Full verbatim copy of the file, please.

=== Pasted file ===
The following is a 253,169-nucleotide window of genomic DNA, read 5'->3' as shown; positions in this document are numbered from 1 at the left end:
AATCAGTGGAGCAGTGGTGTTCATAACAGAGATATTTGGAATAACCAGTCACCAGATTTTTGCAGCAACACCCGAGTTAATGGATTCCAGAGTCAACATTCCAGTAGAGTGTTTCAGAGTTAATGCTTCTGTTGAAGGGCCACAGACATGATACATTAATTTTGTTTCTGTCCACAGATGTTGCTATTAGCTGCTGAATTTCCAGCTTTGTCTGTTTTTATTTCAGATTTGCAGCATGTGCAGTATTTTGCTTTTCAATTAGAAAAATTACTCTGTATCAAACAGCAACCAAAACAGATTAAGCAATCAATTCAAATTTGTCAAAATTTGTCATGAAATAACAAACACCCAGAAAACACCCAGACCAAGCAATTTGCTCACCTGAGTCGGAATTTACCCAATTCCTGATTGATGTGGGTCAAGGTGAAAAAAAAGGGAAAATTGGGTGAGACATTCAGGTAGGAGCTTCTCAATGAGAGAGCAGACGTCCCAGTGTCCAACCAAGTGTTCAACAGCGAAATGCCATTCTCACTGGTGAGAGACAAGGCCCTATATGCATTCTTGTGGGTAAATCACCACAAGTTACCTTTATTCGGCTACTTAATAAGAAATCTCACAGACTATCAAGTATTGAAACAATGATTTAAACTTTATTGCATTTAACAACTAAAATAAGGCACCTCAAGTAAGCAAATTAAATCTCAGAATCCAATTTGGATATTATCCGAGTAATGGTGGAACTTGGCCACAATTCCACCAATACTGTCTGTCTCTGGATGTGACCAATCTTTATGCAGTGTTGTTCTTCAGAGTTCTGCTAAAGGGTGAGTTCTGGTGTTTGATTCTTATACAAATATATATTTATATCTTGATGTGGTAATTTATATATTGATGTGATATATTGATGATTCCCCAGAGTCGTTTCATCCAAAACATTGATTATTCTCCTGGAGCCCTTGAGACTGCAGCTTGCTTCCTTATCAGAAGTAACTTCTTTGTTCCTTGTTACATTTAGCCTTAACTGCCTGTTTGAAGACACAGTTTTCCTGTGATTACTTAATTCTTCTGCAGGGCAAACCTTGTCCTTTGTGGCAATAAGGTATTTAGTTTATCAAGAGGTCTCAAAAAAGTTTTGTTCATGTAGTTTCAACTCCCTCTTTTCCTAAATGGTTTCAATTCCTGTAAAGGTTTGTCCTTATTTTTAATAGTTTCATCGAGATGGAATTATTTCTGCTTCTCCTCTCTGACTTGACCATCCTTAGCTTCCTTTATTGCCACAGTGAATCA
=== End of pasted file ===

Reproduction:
The following is a 253,169-nucleotide window of genomic DNA, read 5'->3' as shown; positions in this document are numbered from 1 at the left end:
AATCAGTGGAGCAGTGGTGTTCATAACAGAGATATTTGGAATAACCAGTCACCAGATTTTTGCAGCAACACCCGAGTTAATGGATTCCAGAGTCAACATTCCAGTAGAGTGTTTCAGAGTTAATGCTTCTGTTGAAGGGCCACAGACATGATACATTAATTTTGTTTCTGTCCACAGATGTTGCTATTAGCTGCTGAATTTCCAGCTTTGTCTGTTTTTATTTCAGATTTGCAGCATGTGCAGTATTTTGCTTTTCAATTAGAAAAATTACTCTGTATCAAACAGCAACCAAAACAGATTAAGCAATCAATTCAAATTTGTCAAAATTTGTCATGAAATAACAAACACCCAGAAAACACCCAGACCAAGCAATTTGCTCACCTGAGTCGGAATTTACCCAATTCCTGATTGATGTGGGTCAAGGTGAAAAAAAAGGGAAAATTGGGTGAGACATTCAGGTAGGAGCTTCTCAATGAGAGAGCAGACGTCCCAGTGTCCAACCAAGTGTTCAACAGCGAAATGCCATTCTCACTGGTGAGAGACAAGGCCCTATATGCATTCTTGTGGGTAAATCACCACAAGTTACCTTTATTCGGCTACTTAATAAGAAATCTCACAGACTATCAAGTATTGAAACAATGATTTAAACTTTATTGCATTTAACAACTAAAATAAGGCACCTCAAGTAAGCAAATTAAATCTCAGAATCCAATTTGGATATTATCCGAGTAATGGTGGAACTTGGCCACAATTCCACCAATACTGTCTGTCTCTGGATGTGACCAATCTTTATGCAGTGTTGTTCTTCAGAGTTCTGCTAAAGGGTGAGTTCTGGTGTTTGATTCTTATACAAATATATATTTATATCTTGATGTGGTAATTTATATATTGATGTGATATATTGATGATTCCCCAGAGTCGTTTCATCCAAAACATTGATTATTCTCCTGGAGCCCTTGAGACTGCAGCTTGCTTCCTTATCAGAAGTAACTTCTTTGTTCCTTGTTACATTTAGCCTTAACTGCCTGTTTGAAGACACAGTTTTCCTGTGATTACTTAATTCTTCTGCAGGGCAAACCTTGTCCTTTGTGGCAATAAGGTATTTAGTTTATCAAGAGGTCTCAAAAAAGTTTTGTTCATGTAGTTTCAACTCCCTCTTTTCCTAAATGGTTTCAATTCCTGTAAAGGTTTGTCCTTATTTTTAATAGTTTCATCGAGATGGAATTATTTCTGCTTCTCCTCTCTGACTTGACCATCCTTAGCTTCCTTTATTGCCACAGTGAATCA